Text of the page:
Where Can I Get Help If I’m a Victim of Domestic Violence?
One of the biggest barriers to leaving an abusive relationship is finances. Luckily, there are a number of resources available to help victims of domestic violence make the transition from abusive to healthy relationships. The National Center on Domestic and Sexual Violence offers advocacy, financial literacy, and consulting. Other resources include the Allstate Foundation Financial Literacy Program, which provides financial literacy training and assistance to domestic violence victims. Also, you can find a supportive community for victims of domestic violence through Break the Silence Against Domestic Violence.
First, you must acknowledge that domestic violence is a serious issue. The abused person must decide whether to leave the abusive relationship or seek help. It is important to provide support for the abused person regardless of his or her decision. Providing a loving friendship and emotional support is key. If you believe the victim, you can provide the support they need to make the decision to leave the abusive relationship.
Immigrants are especially vulnerable. Not only do they often do not speak English well, but they are often cut off from their families and their support system. Additionally, many immigrants may not be familiar with United States immigration laws. Fear of exposing their abusers can make them stay in abusive relationships. Fortunately, there are resources for immigrant victims of domestic violence.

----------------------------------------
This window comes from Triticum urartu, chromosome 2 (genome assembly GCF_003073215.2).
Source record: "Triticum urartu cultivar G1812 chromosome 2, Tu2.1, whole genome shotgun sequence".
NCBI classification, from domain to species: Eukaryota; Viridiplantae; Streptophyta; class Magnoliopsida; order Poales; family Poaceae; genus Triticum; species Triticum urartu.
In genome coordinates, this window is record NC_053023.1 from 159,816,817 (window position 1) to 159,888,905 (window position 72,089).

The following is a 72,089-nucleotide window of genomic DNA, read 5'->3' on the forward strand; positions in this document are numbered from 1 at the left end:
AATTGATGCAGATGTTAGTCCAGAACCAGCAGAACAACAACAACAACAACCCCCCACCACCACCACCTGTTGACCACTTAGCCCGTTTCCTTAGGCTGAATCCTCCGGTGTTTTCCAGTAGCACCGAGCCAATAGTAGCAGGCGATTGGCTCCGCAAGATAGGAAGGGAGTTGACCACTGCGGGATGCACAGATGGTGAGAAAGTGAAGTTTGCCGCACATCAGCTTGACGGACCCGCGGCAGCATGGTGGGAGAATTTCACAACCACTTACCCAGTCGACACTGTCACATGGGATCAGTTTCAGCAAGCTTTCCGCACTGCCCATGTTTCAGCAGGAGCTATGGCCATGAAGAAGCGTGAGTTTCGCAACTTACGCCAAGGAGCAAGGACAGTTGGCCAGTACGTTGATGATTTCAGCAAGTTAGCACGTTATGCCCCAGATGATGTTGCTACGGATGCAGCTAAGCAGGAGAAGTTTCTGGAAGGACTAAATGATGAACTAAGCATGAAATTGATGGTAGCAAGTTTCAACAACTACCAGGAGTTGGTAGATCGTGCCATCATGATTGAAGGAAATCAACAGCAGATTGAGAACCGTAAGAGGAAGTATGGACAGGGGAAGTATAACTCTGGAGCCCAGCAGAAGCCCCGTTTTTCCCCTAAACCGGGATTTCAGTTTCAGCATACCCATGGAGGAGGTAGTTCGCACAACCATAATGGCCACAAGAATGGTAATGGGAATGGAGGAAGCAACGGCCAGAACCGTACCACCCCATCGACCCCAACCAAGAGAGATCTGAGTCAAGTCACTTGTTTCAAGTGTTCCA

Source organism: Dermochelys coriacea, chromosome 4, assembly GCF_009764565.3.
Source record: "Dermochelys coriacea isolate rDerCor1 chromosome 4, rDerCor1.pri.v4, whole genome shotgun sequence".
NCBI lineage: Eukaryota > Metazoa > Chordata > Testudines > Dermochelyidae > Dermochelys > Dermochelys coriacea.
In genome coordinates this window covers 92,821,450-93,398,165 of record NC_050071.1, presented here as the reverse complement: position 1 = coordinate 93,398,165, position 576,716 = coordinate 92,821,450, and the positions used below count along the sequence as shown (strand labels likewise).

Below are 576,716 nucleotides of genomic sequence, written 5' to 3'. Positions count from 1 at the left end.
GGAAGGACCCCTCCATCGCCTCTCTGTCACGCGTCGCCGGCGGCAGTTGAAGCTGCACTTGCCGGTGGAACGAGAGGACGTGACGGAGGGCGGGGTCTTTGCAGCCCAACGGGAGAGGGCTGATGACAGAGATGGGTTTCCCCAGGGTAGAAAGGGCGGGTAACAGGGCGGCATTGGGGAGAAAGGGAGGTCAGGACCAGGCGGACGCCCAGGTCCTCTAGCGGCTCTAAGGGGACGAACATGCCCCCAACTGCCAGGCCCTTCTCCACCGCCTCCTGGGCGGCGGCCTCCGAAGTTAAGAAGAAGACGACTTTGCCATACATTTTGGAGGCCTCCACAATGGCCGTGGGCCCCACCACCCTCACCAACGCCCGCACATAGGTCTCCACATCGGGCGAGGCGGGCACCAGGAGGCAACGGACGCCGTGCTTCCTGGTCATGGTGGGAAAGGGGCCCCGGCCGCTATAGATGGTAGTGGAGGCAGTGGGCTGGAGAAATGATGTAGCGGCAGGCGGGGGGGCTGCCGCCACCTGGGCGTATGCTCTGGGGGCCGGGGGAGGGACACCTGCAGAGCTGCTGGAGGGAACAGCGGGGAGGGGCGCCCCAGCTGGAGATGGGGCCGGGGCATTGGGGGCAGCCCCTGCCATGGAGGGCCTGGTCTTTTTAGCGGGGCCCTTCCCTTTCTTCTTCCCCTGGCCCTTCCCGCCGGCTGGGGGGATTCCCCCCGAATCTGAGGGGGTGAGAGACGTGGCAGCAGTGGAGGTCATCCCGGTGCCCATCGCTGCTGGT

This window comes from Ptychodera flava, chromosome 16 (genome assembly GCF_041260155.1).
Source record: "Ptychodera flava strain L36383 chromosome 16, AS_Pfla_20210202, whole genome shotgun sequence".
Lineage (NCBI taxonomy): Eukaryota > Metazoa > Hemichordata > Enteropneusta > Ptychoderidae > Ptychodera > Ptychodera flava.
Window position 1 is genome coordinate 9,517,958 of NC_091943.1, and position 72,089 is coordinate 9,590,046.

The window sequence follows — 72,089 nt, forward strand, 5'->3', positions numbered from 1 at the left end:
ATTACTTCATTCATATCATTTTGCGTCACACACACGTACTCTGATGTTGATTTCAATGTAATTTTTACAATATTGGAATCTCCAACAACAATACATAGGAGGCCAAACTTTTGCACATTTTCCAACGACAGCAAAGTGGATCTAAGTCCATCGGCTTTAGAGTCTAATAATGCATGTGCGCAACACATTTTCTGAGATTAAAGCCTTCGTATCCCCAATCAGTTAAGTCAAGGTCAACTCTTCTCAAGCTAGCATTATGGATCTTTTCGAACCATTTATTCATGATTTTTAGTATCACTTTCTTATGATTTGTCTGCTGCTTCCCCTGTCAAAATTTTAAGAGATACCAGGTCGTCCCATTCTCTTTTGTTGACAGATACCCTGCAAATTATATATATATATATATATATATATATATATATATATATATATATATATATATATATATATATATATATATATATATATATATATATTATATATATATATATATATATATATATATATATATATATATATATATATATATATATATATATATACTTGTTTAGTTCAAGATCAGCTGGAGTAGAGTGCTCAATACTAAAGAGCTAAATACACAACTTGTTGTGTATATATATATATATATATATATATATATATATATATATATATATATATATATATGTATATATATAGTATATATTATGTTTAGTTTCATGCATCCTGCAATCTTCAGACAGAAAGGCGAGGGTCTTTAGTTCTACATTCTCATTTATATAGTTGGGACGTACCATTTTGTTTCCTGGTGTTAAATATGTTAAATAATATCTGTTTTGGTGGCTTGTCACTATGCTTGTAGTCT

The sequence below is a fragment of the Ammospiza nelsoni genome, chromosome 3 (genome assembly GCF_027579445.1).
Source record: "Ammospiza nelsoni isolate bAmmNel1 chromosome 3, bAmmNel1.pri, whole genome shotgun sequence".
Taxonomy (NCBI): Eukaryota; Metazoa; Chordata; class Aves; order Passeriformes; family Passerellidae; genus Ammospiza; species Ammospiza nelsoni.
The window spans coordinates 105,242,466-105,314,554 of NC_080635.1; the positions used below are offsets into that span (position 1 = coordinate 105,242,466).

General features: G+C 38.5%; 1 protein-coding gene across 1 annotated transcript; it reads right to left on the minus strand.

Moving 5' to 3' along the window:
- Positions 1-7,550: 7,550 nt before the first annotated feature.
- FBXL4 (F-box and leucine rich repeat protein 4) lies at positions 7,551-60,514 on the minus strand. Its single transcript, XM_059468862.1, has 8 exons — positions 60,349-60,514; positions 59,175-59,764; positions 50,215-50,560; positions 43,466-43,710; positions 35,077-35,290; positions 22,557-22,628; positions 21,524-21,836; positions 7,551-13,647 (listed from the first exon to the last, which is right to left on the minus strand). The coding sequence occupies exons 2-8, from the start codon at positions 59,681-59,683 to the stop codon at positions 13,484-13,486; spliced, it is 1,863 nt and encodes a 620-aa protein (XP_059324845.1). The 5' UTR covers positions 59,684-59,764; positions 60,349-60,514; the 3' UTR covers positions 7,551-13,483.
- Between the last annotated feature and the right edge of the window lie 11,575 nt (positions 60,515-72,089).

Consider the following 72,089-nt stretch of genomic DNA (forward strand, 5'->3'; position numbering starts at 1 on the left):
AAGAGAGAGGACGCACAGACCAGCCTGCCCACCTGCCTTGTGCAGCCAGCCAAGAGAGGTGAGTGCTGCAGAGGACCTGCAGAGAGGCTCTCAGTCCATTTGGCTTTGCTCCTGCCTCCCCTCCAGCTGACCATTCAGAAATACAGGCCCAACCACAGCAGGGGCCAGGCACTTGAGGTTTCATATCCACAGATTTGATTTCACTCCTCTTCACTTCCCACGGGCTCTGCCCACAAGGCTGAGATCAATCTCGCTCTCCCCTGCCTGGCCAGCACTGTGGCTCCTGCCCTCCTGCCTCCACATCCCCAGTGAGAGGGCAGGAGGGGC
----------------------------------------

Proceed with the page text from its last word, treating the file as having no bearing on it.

Besides government agencies, there are several nonprofit organizations offering assistance to victims of domestic violence. National Network to End Domestic Violence offers a comprehensive source of information on domestic violence. WomensLaw provides legal help to victims of domestic violence. Survivors of sexual and domestic violence can also access legal aid services. These nonprofit organizations can assist victims in understanding the legal issues surrounding divorce and child custody.
Women Against Abuse runs safe havens in New York and Philadelphia. These shelters have separate 100-bed buildings and provide services for women and their children. There are similar programs in many cities nationwide. For more information on local domestic violence shelters, visit 211.org or call Women Against Abuse. You can also call the National Domestic Violence Hotline to get a referral to a shelter or crisis shelter.
If you are an abuse victim, you should first speak to a counselor. Although it may be difficult to tell whether or not an abuser is being abusive, you should never assume it is your fault and seek legal assistance. To make sure that you receive the help that you need, you should learn about the laws and resources in your county. You can even contact a nonprofit debt consolidation company if you’re in a significant amount of debt.
You can also get a restraining order in some states. The process can be confusing. You’ll have to appear in front of a judge, but you can ask a lawyer for help. Most cities and counties have legal services offices and help centers for victims of domestic violence. These organizations offer free or low-cost legal help. A good attorney will be able to help you file for a restraining order and can provide legal assistance.